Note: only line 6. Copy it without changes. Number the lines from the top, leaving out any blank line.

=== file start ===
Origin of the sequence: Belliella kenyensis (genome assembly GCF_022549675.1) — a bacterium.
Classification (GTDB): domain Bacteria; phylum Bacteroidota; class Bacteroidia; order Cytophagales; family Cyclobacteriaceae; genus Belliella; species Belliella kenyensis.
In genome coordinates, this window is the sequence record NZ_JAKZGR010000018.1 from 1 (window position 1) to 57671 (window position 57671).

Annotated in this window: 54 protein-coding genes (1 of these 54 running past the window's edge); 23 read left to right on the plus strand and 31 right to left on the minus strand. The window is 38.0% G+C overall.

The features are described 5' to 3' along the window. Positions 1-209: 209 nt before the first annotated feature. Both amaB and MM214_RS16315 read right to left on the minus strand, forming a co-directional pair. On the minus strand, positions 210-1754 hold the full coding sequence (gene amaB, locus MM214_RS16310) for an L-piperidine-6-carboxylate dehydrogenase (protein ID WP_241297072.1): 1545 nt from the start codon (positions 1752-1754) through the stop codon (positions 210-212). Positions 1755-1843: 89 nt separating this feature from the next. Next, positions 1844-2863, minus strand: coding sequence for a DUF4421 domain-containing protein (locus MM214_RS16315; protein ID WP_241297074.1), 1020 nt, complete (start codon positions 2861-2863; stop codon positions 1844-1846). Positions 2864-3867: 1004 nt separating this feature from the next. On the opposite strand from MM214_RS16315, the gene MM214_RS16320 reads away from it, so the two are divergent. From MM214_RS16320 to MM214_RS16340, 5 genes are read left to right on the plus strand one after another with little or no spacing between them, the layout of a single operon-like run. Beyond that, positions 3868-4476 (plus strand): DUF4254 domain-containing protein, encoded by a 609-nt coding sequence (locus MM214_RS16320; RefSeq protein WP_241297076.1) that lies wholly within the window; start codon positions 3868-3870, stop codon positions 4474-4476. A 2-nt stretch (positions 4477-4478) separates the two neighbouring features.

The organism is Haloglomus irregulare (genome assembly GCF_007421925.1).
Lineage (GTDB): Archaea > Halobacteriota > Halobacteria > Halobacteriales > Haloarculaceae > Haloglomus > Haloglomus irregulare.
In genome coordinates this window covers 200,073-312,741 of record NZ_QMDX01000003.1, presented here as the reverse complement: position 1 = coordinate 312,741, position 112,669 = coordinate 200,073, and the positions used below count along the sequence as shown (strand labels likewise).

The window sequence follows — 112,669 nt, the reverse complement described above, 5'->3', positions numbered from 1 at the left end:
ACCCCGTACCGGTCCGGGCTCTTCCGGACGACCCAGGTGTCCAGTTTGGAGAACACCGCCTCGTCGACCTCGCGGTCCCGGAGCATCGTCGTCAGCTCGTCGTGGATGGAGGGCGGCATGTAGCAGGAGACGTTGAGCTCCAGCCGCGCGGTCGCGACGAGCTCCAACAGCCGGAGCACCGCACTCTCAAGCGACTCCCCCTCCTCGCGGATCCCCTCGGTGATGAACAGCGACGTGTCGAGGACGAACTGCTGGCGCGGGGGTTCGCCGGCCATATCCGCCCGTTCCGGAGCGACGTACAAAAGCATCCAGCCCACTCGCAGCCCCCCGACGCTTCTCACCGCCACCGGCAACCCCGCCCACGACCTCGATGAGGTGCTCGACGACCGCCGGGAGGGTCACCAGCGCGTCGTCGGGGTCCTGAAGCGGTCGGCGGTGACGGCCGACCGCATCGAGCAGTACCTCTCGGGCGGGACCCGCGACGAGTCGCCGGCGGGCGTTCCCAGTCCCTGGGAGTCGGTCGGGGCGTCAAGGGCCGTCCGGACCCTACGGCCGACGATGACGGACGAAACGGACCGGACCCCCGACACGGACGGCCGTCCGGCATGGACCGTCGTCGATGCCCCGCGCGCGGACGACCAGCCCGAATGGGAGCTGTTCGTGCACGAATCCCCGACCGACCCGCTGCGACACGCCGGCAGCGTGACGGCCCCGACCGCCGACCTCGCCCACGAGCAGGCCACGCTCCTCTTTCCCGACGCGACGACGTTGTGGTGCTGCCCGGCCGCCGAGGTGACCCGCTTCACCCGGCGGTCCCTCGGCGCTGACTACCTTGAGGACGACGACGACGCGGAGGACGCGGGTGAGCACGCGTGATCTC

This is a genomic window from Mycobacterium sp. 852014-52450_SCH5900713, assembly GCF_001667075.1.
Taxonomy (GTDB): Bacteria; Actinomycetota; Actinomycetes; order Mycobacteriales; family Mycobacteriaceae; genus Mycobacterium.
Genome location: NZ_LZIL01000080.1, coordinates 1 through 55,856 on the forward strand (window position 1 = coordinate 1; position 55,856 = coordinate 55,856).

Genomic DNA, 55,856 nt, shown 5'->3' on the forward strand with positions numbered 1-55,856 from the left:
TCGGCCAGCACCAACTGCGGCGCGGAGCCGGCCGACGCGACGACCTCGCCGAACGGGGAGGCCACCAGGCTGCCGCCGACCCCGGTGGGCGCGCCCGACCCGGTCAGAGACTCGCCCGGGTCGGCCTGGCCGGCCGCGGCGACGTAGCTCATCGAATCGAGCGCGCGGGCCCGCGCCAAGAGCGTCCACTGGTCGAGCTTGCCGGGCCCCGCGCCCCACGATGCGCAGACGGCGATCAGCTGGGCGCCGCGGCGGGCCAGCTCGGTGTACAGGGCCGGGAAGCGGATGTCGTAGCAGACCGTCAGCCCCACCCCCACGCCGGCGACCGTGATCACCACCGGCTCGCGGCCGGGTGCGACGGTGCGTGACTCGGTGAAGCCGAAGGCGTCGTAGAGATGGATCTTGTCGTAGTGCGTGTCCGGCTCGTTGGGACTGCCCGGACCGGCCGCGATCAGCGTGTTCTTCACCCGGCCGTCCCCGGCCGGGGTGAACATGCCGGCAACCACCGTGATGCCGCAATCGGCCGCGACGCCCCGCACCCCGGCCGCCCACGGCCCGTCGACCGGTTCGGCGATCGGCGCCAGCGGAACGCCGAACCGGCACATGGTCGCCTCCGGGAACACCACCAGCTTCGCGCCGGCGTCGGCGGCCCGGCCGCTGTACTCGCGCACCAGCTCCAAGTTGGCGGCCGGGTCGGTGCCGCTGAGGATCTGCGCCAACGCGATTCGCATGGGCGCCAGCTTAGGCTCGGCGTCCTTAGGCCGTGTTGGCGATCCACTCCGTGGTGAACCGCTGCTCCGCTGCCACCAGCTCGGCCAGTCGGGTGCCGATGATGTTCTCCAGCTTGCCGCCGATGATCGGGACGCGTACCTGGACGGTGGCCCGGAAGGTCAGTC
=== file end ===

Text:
The organism is Haloglomus irregulare (genome assembly GCF_007421925.1).